B12 Case goes to Court

I'm writing this to assist other sufferers of b12 deficiency. I am taking a case to court of a b12 deficiency resulting in neurological damage which remained unrecognised because my previous deficiency was subsequently 'treated.' It has been a long and lonely road, the damage I suffered has never, up till recently, been acknowledged. I know I've made many mistakes in placing my trust in the hands of people who did not deserve it, but the upshot is this:

- You can prove that a b12 deficiency causes neurological damage irrespective of whether you have a diagnosis of pernicious anaemia or not. (if, of course, you have neuro damage)

- If you feel you have a complaint against your doctor, then take it up, but if you receive no satisfaction then don't follow the NHS procedure further.

- You can bring a litigant in person claim against your GP.

- You can, if your finances are limited, claim fee remissions for court fees.

- You must however, if your case is not time barred, participate in a pre-action protocol.

The biggie is getting an 'expert' to ascertain you have neuro damage. You need to have this. You do not need an expert, at the start, to state this neuro damage is as a result of a b12 deficiency. You simply need to establish that you have the damage.

I have no idea how my case is going to turn out but what I do know is that, up until recently, I received no practical help whatsoever.

A major aspect of the suffering b12 deficient patients go through is the mental anguish of not having their injuries recognised, of having them trivialised - and I intend to do my utmost to change all that.

It may end in tears, there have certainly been many along the way, but one thing is for certain, I will change things for the better.

It is unacceptable that patients are being forced to go to such lengths to get such a serious illness recognised, and I for certain wish things have never come this far - but now I'm there, well, we will see what mistakes I make and how others can learn from them. And one thing I am sure about is that I am going to get evidence into a court that means the injuries caused by b12 deficiency get noticed.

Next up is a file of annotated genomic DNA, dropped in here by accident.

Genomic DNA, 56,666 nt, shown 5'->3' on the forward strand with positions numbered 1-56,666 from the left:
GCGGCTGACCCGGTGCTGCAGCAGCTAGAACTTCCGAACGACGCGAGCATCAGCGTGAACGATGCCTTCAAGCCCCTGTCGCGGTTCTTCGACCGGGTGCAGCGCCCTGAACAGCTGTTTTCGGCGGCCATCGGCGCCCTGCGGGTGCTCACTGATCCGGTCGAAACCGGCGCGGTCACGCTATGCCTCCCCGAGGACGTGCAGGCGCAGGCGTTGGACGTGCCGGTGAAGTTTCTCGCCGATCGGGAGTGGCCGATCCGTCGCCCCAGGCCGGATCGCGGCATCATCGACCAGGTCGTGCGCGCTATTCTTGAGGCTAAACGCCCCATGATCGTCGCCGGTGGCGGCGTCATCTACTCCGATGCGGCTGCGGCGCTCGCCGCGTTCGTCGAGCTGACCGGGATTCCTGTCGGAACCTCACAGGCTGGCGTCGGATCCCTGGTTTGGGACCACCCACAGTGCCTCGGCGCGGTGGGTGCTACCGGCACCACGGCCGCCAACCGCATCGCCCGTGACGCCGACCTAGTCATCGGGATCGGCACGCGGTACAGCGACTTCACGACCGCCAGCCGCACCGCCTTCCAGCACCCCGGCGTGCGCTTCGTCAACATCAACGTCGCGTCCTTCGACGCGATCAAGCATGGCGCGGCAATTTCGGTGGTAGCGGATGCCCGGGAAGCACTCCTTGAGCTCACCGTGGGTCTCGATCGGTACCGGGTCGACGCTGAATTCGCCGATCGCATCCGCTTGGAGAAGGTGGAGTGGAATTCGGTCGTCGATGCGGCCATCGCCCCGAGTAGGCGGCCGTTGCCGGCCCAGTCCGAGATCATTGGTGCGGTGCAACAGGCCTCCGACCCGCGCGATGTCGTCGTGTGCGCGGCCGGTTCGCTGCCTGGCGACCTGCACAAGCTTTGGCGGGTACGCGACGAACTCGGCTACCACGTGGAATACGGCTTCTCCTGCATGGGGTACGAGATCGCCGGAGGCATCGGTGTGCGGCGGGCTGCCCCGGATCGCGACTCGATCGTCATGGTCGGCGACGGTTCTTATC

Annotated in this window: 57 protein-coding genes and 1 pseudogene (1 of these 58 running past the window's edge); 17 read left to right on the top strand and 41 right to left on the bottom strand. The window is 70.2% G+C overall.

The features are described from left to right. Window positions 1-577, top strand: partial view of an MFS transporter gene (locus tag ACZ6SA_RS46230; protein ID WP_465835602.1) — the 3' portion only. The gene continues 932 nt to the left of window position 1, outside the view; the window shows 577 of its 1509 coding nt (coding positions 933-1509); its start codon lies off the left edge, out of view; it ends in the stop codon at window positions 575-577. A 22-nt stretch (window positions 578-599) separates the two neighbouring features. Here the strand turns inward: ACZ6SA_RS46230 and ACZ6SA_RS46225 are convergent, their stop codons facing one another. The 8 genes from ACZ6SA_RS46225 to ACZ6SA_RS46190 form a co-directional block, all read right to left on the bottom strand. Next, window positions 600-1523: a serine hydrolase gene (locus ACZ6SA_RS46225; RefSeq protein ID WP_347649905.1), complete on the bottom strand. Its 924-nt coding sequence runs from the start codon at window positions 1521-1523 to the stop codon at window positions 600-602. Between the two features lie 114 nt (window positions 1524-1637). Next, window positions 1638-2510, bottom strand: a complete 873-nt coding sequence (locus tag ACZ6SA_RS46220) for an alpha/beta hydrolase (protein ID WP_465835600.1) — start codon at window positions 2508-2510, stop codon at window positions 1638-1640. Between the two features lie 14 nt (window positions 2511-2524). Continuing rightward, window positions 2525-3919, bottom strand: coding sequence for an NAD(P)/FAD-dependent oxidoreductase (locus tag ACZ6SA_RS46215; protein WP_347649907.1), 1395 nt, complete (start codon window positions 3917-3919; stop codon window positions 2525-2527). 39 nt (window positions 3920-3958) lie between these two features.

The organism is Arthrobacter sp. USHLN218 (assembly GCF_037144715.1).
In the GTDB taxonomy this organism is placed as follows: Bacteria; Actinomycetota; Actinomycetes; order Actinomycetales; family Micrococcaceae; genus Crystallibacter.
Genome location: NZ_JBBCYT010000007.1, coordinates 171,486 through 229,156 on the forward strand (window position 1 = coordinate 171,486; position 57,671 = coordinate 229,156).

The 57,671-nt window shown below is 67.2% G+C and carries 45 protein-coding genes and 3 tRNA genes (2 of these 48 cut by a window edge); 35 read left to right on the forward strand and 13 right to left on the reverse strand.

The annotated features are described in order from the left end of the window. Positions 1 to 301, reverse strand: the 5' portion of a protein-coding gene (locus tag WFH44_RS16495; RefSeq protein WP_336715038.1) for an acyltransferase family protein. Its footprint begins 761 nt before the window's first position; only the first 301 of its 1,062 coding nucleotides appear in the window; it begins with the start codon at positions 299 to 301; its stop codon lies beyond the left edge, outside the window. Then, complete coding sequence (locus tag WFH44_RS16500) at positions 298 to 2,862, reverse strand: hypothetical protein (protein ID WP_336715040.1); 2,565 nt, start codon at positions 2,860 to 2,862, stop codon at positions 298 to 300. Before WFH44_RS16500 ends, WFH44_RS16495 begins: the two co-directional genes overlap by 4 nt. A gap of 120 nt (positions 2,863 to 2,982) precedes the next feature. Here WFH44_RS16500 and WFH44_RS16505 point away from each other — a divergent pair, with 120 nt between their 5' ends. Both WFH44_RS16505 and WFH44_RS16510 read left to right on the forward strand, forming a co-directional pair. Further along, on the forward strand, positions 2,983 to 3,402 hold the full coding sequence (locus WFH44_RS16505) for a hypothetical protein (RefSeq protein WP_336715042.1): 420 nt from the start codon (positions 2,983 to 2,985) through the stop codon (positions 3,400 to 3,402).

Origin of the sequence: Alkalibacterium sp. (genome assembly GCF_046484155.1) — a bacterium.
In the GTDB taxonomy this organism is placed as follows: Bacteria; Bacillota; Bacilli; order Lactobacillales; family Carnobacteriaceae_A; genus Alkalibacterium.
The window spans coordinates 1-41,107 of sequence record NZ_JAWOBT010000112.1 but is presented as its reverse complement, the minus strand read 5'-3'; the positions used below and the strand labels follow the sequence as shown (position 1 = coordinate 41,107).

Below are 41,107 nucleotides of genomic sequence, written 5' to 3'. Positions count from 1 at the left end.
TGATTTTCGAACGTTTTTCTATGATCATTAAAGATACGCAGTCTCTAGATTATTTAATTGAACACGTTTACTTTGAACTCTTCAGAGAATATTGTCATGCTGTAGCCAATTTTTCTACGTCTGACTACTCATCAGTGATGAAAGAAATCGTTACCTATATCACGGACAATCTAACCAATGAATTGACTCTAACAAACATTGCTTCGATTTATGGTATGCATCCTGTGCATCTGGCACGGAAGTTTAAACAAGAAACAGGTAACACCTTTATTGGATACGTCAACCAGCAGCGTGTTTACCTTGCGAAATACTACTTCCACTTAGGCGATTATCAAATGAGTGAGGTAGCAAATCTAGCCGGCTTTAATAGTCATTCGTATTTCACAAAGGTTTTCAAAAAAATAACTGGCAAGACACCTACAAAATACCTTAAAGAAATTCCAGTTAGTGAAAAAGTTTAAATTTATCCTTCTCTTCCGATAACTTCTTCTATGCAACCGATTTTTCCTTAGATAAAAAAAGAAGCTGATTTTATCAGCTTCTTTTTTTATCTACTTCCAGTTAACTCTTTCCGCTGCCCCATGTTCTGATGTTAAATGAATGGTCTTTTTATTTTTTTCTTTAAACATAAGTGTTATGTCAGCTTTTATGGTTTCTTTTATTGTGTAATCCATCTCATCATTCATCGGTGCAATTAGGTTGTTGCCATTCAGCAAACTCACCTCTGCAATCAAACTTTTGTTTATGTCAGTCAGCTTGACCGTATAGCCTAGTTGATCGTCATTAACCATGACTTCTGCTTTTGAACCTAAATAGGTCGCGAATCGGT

22 Replies

  • The very best of luck to you. Please keep us updated.

  • Thank you. And hopefully it will help others and go a long way to proving that b12 deficiency can be just as damaging as pernicious anaemia, that b12 deficiency can cause neurological damage or anaemia or dementia OR a combination of any of the three - and that neurological damage is progressive and can be permanent. Once those three factors are finally established then I hope we will all be in with a chance of getting the seriousness of this illness recognised.

  • Hi Poppet,

    I am so sorry to read that you have suffered that much that you feel a need to take this to court. It must be horrid for you, and the stress is in it self damaging for you.

    I wish you the best out come possible and admire your courage to take things further hoping this will improve how PA is treated by the medical profession. Not all are bad, I have seen very good medics that were/ are supportive, I believe its a matter of luck who you see that may give you the support and or help you may need.

    That does not mean I have not taken things in my own hands to help my self, a certain medic said to me she was tied to the (NHS/Nice/BNF/ local PCT) guidelines and could not officially alter from those, no matter how I do better on my self medicating regime say.

    A Health minister once replied to one of my questions saying a GP can be expected to have to explain him/her self if they did not follow the BNF guidance.

    Kind regards,


  • Thank you. I think many people have suffered and continue to suffer. They simply are not getting permanent neurological injury resulting from a b12 deficiency identified or recognised. There are, I am sure you know, many reasons for this, or 'myths' if you will and hopefully this will go some way to ending those myths.

    I'm sure there are many good doctors out there but there is much confliction. As you say a medic told you that they could not deviate from guidelines, but those who provide the guidelines state that they are simply guidelines and a doctor must use their own knowledge and judgement depending on individual cases. Since the neurological damage caused by a b12 deficiency in itself is progressive then the significance of the damage caused does indeed depend on individual circumstances and how severe the deficiency has been and the duration of it. Then that would bring us to the problem of how efficient the serum b12 test is in identifying the true level of a b12 deficiency - and I think we all know the anwer to that one.

  • Yes you are right, I developed neurological damage during 5 years of conventional B12 treatment..its not to bad, but never going to go away either.

  • The unfortunate case is that for many, many people, whether untreated or undertreated, many injuries will never go away. In some cases those injuries are life changing and debillitating and if the correct remedial action is not taken then they can only get worse. How many patients for instance get referrals for physiotherapy compared to the number of patients told their symptoms are either 'all in the mind' or are due to another condition? Yet the injuries, even on this board, are plain to see - numbness to incontinence - all neurological injuries. Patients injured through a b12 deficiency have no less right to the correct medication and remedial assistance than someone who has been injured in an accident - and for many (even the majority) they are still not getting the correct medication and so the neurological degeneration continues.